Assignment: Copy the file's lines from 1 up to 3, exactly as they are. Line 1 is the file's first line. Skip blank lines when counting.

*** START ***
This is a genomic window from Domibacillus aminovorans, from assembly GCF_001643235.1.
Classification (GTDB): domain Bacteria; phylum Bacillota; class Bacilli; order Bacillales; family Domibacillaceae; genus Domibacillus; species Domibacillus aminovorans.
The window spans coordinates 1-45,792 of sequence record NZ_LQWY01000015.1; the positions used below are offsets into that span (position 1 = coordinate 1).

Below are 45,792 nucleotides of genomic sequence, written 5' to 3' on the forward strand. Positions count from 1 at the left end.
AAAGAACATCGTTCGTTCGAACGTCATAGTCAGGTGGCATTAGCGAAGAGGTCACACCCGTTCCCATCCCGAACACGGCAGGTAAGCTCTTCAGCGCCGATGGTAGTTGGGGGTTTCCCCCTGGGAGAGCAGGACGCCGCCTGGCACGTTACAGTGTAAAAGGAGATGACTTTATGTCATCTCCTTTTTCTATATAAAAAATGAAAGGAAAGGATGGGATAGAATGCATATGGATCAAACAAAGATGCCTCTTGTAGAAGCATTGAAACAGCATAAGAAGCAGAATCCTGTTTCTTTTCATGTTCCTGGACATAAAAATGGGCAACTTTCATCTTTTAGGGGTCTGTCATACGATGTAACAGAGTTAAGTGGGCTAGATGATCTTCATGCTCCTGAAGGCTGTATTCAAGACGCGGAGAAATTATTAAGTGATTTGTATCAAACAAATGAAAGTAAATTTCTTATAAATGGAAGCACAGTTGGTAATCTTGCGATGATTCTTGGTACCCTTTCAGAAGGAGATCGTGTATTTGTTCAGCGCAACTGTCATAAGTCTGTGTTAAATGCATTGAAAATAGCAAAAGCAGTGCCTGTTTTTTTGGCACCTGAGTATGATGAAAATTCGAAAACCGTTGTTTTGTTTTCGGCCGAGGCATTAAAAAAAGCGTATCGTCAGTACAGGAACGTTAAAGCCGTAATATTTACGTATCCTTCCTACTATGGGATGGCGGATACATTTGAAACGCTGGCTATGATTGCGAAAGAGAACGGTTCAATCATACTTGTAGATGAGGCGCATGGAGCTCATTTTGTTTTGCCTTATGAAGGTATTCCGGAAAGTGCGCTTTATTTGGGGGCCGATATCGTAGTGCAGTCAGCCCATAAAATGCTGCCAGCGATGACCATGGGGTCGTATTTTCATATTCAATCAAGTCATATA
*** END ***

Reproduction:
This is a genomic window from Domibacillus aminovorans, from assembly GCF_001643235.1.
Classification (GTDB): domain Bacteria; phylum Bacillota; class Bacilli; order Bacillales; family Domibacillaceae; genus Domibacillus; species Domibacillus aminovorans.
The window spans coordinates 1-45,792 of sequence record NZ_LQWY01000015.1; the positions used below are offsets into that span (position 1 = coordinate 1).